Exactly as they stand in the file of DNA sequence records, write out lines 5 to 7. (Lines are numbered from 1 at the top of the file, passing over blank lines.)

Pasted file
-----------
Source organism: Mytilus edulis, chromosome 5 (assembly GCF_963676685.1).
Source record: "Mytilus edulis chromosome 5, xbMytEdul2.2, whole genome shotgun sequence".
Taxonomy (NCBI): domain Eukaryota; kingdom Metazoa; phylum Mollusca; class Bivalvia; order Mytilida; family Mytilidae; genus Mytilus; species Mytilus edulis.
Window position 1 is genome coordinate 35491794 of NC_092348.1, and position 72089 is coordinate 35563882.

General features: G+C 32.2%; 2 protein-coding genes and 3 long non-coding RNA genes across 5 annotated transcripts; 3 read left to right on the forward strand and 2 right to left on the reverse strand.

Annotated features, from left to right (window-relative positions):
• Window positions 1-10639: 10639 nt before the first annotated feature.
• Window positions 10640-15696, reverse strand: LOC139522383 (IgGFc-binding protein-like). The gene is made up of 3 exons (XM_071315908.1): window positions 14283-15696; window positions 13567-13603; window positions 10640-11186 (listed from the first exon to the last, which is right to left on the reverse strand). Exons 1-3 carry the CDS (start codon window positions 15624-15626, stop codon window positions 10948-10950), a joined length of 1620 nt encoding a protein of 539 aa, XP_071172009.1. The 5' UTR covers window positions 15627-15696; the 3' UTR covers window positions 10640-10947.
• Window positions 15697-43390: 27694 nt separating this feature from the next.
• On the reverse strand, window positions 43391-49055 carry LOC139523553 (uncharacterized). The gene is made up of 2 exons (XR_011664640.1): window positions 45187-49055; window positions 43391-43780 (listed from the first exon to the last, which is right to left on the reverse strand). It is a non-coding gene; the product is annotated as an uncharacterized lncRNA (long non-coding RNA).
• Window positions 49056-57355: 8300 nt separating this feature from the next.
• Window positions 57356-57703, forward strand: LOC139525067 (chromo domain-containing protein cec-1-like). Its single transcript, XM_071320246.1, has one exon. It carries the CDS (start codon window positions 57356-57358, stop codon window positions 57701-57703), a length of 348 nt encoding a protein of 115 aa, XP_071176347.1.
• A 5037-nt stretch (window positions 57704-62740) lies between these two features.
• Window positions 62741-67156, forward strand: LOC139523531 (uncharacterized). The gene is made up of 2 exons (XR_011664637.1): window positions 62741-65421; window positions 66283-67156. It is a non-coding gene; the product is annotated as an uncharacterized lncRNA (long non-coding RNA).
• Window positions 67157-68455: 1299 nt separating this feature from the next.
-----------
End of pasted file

General features: G+C 32.2%; 2 protein-coding genes and 3 long non-coding RNA genes across 5 annotated transcripts; 3 read left to right on the forward strand and 2 right to left on the reverse strand.

Annotated features, from left to right (window-relative positions):
• Window positions 1-10639: 10639 nt before the first annotated feature.